By David Meyer
City Transportation Commissioner Ydanis Rodriguez shamelessly exploited a visit to the scene of a deadly Staten Island crash to tout unrelated local new bike lanes Monday and should apologize, a local pol says.
“Our DOT commissioner just showed up for a photo op at the site of last night’s horrific accident, which tragically claimed the lives of three teenagers, to announce that DOT will be installing bike lanes and turning lanes over a half a mile away,” City Councilman Joe Borelli (R-South Shore) fumed in a Facebook post.
Borelli blasted Rodriguez’s visit as nothing but “shameless exploitation” and accused him of staging “a photo up” over the controversial planned bike lanes on Hylan Boulevard between Satterlee Street and Page Avenue.
Borelli said the bike-lane proposal, which the city Department of Transportation unveiled in June, “was strongly opposed by the community board, elected officials, and residents in community surveys.”
He noted that there are already bike lanes at the intersection where teenage siblings Fernanda Gil and Jesie Gil and 15-year-old pal Ashley Rodriguez died when the car they were in collided with another vehicle Sunday night.
Staten Island fatal teen crash
The crime scene of three killed teens while riding in a 2018 Ford Mustang.
City Councilman Joe Borelli called out Ydanis Rodriguez for “shameless exploitation.”
The accident had nothing to do with bicycles.
“This is the most shameless exploitation I have ever seen by a city official to push through an unpopular agenda he had long sought to see through,” Borelli wrote.
“In other words, when he heard of this accident, he decided it was a good moment to push more miles of bike lanes. He should resign.”
Borelli later edited the post to exclude the call for Rodriguez’s resignation. He instead called on the DOT boss to issue an “apology at a minimum.”
“I spoke with the [administration] and want to be able to negotiate on the proposal in good faith, and separate from this tragedy,” he told The Post.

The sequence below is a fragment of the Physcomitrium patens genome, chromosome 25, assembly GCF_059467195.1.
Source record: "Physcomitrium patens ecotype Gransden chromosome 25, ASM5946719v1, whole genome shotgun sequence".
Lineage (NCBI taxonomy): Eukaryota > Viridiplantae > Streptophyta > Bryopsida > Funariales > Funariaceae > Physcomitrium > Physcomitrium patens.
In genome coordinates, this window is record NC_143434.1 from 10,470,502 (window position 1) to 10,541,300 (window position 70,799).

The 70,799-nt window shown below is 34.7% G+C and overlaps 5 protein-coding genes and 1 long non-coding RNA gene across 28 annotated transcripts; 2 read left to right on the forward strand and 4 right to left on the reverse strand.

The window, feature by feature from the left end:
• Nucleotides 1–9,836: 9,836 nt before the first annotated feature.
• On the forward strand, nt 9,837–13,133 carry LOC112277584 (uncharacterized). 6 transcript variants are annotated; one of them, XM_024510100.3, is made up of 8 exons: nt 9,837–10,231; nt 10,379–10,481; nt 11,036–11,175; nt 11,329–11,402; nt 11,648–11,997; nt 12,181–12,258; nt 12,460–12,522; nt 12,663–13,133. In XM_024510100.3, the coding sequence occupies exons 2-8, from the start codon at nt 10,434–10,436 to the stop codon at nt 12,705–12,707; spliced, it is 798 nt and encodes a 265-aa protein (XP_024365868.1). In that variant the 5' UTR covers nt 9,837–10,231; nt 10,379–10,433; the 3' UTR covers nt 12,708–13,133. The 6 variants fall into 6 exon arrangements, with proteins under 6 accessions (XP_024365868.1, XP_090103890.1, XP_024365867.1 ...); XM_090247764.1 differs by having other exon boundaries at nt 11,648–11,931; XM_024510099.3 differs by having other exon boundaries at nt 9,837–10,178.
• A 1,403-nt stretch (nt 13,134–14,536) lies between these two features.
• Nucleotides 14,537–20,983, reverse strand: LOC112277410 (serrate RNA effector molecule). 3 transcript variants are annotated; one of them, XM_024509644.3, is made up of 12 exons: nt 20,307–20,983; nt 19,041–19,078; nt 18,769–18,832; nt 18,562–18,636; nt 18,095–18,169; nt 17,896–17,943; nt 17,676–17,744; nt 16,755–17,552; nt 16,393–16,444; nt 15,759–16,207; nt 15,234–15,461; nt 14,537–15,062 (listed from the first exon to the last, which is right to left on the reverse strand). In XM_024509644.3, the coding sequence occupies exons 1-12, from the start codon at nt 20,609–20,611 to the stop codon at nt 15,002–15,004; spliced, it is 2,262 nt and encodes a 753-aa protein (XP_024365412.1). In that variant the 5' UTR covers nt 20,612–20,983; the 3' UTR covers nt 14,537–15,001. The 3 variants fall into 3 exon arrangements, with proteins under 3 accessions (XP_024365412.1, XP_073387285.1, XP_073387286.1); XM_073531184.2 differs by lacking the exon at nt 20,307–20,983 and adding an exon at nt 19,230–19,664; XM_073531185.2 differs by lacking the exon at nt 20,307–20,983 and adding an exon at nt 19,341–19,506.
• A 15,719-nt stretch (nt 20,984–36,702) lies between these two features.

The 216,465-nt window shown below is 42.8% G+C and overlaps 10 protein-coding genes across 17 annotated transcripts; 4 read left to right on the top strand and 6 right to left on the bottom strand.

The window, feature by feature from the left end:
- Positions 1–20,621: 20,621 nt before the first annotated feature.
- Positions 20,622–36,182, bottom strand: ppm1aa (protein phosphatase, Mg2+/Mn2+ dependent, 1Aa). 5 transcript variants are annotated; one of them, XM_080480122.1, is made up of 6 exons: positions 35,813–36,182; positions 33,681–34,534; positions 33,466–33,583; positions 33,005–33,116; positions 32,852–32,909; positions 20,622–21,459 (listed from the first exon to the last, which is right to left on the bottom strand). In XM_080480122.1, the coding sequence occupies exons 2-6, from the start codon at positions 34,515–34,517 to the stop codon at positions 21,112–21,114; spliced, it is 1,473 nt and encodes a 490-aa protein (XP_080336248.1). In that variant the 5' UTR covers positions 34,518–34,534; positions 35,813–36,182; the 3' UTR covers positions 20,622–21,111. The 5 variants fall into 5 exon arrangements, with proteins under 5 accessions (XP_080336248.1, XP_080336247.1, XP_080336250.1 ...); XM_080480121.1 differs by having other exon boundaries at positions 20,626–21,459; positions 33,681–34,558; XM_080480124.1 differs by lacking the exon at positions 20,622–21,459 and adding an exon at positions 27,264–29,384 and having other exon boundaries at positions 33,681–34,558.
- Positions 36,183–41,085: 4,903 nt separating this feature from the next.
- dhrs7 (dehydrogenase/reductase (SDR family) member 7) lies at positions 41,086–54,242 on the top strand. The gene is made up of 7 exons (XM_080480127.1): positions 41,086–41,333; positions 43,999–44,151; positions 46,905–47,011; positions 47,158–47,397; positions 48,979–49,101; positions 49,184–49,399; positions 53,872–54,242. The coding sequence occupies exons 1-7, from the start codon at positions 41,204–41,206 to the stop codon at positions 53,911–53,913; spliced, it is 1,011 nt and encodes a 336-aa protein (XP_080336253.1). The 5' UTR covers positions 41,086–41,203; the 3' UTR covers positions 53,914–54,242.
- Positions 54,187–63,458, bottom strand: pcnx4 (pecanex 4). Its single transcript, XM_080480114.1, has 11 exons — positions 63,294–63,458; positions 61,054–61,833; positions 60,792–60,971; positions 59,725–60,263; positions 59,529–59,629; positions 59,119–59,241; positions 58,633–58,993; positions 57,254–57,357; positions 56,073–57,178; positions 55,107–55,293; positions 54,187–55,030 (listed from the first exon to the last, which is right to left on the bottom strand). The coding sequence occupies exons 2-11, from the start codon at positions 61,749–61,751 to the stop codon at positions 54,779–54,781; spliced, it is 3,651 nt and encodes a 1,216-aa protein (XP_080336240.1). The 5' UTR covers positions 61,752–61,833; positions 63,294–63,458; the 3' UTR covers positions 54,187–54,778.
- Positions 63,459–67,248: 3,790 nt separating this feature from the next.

DOT’s proposal would also reduce the number of auto lanes in each direction from two to one, according to renderings posted on the city Web site — although that plan would currently start 1,000 feet south of the site of Sunday’s horror.
A spokesman, asked for a response by The Post to Borelli’s comments, only said the agency is considering extending the project to the crash site. It’s unclear whether that would have somehow helped prevent Sunday’s tragedy.
Transportation Commissioner Ydanis Rodriguez attempted to push unrelated new bike lanes instead of focusing on the fatal Staten Island car crash, according to Borelli.
The accident has no correlation to the bike lane.
Gregory P. Mango
The three killed teens were riding in a 2018 Ford Mustang with an unidentified 16-year-old driver around 8:45 p.m. Sunday when their vehicle collided with a 2017 GMC Yukon.
Police said the Mustang was traveling at an “unsafe speed” and that the impact with the Yukon was so strong, the teens’ car split in two.
In his comments at the scene Monday, Rodriguez acknowledged widespread opposition to the bike-lane redesign — but insisted he was doing the right thing by reducing the number of lanes.
“We need to make decisions that sometimes are not popular, but those decisions save lives,” Rodriguez said.